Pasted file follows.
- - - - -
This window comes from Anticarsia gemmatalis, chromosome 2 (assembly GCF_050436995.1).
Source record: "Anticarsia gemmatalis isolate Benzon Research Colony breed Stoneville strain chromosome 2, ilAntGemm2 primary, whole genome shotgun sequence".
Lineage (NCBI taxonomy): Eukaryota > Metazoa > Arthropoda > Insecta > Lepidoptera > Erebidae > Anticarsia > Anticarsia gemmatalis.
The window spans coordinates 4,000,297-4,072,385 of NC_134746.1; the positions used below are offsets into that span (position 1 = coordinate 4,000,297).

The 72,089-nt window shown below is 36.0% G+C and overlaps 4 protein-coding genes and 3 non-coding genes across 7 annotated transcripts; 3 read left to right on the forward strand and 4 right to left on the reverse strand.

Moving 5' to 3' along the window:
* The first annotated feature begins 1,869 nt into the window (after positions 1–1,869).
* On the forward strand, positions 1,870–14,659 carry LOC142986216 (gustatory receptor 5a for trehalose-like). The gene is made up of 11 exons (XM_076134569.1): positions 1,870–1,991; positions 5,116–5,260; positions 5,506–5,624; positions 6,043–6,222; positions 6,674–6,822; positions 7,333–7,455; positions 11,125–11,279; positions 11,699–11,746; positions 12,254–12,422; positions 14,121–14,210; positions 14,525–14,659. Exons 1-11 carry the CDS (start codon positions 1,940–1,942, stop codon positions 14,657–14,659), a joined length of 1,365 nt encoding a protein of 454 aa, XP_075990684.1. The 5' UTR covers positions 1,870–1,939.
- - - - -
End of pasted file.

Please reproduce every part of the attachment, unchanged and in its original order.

This window comes from Anticarsia gemmatalis, chromosome 2 (assembly GCF_050436995.1).
Source record: "Anticarsia gemmatalis isolate Benzon Research Colony breed Stoneville strain chromosome 2, ilAntGemm2 primary, whole genome shotgun sequence".
Lineage (NCBI taxonomy): Eukaryota > Metazoa > Arthropoda > Insecta > Lepidoptera > Erebidae > Anticarsia > Anticarsia gemmatalis.
The window spans coordinates 4,000,297-4,072,385 of NC_134746.1; the positions used below are offsets into that span (position 1 = coordinate 4,000,297).

The 72,089-nt window shown below is 36.0% G+C and overlaps 4 protein-coding genes and 3 non-coding genes across 7 annotated transcripts; 3 read left to right on the forward strand and 4 right to left on the reverse strand.

Moving 5' to 3' along the window:
* The first annotated feature begins 1,869 nt into the window (after positions 1–1,869).
* On the forward strand, positions 1,870–14,659 carry LOC142986216 (gustatory receptor 5a for trehalose-like). The gene is made up of 11 exons (XM_076134569.1): positions 1,870–1,991; positions 5,116–5,260; positions 5,506–5,624; positions 6,043–6,222; positions 6,674–6,822; positions 7,333–7,455; positions 11,125–11,279; positions 11,699–11,746; positions 12,254–12,422; positions 14,121–14,210; positions 14,525–14,659. Exons 1-11 carry the CDS (start codon positions 1,940–1,942, stop codon positions 14,657–14,659), a joined length of 1,365 nt encoding a protein of 454 aa, XP_075990684.1. The 5' UTR covers positions 1,870–1,939.